Interpreters are people who are qualified to interpret between two people who have a different language; for Deaf people (Irish Sign Language) and for hearing people (English, an ISL/English interpreter is required. This is to make sure that both parties understand each other fully.

A lot of people may think that Deaf people do not need an interpreter because Deaf people can read English and understand English lip-reading (which is very unreliable), however, research tells us that the average literacy age of a Deaf adult is between 7-9 year old, so while they may understand you, they may not understand what is meant. Having an interpreter means that the information between two people is being shared in the Deaf person’s natural language which is Irish Sign Language but it is very important to mention that not all Deaf people can sign and understand ISL.

In Ireland, to become an interpreter you must have completed and graduated from the Centre for Deaf Studies, Trinity College Dublin. It is essential that you use qualified interpreters in all settings, as they are trained with regards to processing, confidentiality and ethics.


Who needs interpreters?

Deaf people often say the phrase; ” I need an interpreter” which shows that it is only Deaf people who need it, however, this is not true. The Deaf person has the ability to know two languages in the conversation, i.e. ISL and English whereas the hearing person only knows the one language; English. So it is not Deaf people who just need interpreters, it is both the hearing person and the Deaf person so they can both communicate and understand each other without any barriers.

When are interpreters required?

Interpreters can be used for various settings; work, education, training, social and pleasure. The main area where interpreters are required are usually in the following but be aware that they may be used for other purposes depending on the indivdual.

  • Education: lectures, workshops, meetings, training or one-to-one tutorials, parent-teacher meetings, ceremonies etc…
  • Medical: visiting your GP, hospital appointments, surgery, results from tests etc…
  • Law: going to court, dealing with police, serving on jury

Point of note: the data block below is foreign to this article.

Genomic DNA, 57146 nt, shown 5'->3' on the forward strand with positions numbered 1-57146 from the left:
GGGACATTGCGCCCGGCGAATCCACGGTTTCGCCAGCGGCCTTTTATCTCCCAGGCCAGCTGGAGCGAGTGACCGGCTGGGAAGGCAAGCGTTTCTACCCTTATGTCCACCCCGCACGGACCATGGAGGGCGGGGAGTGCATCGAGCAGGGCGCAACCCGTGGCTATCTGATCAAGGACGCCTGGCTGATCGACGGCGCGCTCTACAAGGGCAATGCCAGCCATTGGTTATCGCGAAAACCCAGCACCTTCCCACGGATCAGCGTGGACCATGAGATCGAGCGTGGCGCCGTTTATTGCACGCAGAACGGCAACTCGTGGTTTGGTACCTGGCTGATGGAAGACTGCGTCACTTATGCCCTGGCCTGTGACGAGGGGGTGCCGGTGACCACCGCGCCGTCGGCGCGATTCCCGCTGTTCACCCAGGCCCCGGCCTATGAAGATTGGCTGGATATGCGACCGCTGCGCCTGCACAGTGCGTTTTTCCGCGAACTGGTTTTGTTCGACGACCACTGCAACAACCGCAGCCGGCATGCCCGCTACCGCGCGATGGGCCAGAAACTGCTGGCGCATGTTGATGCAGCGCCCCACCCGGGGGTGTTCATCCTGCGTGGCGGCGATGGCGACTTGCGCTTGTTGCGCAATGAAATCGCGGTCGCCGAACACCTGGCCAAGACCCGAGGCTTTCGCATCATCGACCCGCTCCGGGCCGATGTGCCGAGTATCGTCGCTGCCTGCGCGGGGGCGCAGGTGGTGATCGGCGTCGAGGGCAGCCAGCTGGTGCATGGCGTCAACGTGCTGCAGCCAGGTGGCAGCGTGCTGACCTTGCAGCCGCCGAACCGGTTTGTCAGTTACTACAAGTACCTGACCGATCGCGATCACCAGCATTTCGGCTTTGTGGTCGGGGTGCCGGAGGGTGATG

• Service Providers: Social Welfare Office, Health Board office, FÁS office, Citizens Information etc…
  • Work: job interviews, meetings, dealing with public
  • Social & Pleasure: learning how to swim, joining an evening class etc…

What does the Law say?

The Equal Status Act 2000, Section 4 – (1) states;

For the purposes of this Act discrimination includes a refusal or failure by the provider of a service to do all that is reasonable to accommodate the needs of a person with a disability by providing special treatment or facilities, if without such special treatment or facilities it would be impossible or unduly difficult for the person to avail himself or herself of the service.

This means that Deaf people have to a right to interpreters by law.

Who pays for interpreters?

There is always confusion as to who pays for interpreters. If it is government funded, e.g. hospitals, courts, police, college etc.. they must pay for the interpreters. If it’s in a Work setting, it is usually negotiated with the company. If it is for your own social and pleasure, normally the cost is to the person booking the interpreter. Finally, in general a Deaf person should never be asked to pay for equal access to communication through ISL.

Interpreting Agencies

There are three main interpreting agencies in Ireland where you can book an ISL/English Interpreter.

Deaf Village Ireland
Ratoath Road
Dublin 7

T: 01-4139670
F: 01-4139677
M: 0879806996

Unit 18
Tuam Road Retail Centre
Tuam Road
GalwayT: 091-762470
F: 091-762558
M: 0873284623
Bridge InterpretingT: 087 9046594
F: 01 7079768
M: 087 9046594




Irish Sign Language >> Interpreters